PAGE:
Facebook has brokered a Superbowl deal with a short list of semi-famous athletes, one CNN anchor, and Fergie's husband. If these stars use Facebook to share a specific kind and number of posts during the big game, the company promises "amplified distribution" and "exposure to new FB fans."
Re/Code's Peter Kafka got his hands on the pitch letter Facebook was sending out to talent agents. It really helps explain why so few celebs agreed to this. Facebook's list of demands is very specific and lame, and will look even lamer now that Re/Code has exposed the strings moving their social media mouths.
Public Figure to provide:
Target of 5 – 10 posts during SB using #SB48. Posts should be mix of status updates, photos, and/or short form video. Post topics could include:
o Pre-game photo of your viewing party
o Questions to fan asking them who they thing will win the game
o Commentary on performance by National Anthem singer and/or Bruno Mars at Halftime
o Commentary on big momentum plays (scores, turnovers, penalties)
o Analysis of what you think the teams should be doing (e.g. "John Fox has to run a fake punt here to get the Broncos back in the game")
o Commentary on funny SB commercials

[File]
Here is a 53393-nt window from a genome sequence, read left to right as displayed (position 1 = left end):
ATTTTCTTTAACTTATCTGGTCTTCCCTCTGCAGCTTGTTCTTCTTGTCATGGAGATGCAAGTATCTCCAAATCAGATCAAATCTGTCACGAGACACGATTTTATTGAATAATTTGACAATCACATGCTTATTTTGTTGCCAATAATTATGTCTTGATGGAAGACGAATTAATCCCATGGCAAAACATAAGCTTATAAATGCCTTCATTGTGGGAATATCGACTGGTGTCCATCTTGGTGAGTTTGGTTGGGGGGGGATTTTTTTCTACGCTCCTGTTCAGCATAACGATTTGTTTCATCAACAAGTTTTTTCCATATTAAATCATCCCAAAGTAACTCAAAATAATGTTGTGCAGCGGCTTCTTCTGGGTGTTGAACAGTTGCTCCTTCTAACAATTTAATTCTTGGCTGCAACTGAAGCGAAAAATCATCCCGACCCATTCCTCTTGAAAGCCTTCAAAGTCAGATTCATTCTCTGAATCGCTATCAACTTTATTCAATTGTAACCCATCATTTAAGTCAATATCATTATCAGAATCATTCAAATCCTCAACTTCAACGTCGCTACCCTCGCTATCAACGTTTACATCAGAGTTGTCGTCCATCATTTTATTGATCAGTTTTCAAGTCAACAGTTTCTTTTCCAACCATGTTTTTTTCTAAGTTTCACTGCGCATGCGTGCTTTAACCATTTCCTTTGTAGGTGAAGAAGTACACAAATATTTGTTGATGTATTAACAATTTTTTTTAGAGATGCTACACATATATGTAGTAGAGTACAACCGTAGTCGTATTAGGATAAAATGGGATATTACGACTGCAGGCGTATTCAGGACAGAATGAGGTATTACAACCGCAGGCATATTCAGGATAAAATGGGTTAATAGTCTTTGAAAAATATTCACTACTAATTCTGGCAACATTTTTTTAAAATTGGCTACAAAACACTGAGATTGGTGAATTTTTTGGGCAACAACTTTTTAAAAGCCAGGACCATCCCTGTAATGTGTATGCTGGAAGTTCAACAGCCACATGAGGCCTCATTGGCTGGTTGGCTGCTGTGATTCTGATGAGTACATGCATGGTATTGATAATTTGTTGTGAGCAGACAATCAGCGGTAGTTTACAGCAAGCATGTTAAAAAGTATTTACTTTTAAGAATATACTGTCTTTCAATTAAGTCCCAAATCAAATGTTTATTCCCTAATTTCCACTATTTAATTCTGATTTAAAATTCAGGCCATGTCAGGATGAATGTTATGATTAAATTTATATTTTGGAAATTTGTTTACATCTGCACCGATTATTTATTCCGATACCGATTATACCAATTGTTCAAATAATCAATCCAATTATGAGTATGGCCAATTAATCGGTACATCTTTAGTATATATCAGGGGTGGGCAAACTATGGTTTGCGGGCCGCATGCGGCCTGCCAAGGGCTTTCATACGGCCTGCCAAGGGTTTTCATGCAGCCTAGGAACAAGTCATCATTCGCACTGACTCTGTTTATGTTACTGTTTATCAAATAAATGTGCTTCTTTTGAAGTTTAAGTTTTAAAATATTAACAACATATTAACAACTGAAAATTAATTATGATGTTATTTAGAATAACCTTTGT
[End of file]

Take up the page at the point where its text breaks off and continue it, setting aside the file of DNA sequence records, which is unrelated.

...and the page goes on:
o Congratulatory note to winning team/ specific players at end of game
Encourage fans to upload comments with #FBSBWatch on your page or to their timelines and @reply to their comments
Facebook to provide:
Amplified distribution on posts to your current FB Page fans via our internal organic and ad credit tools
Exposure to new FB fans including:
o Fans of SB athletes you mention in posts (e.g. mention Russell Wilson or Richard Sherman and we show the posts to those fans)
o Fans of SB teams you mention in posts (e.g. mention the Broncos and we show the posts to those fans)
Exclusive access to new FB Pages app to facilitate the posting via mobile and enable fan engagement
Press partnership to highlight your participation in "Watch With" program and your FB posts
Amplified promotion and features on Sports on FB Page
Re/Code says this is all part of Facebook's plan to encourage stars to post "public content" on their platform. You know, the way they naturally do on Twitter and Instagram, nudged along by a few thousand dollars here or there.
As I've noted in the past, Facebook has been explicit about its pitch: Publish with us, and we'll pay you back with eyeballs.
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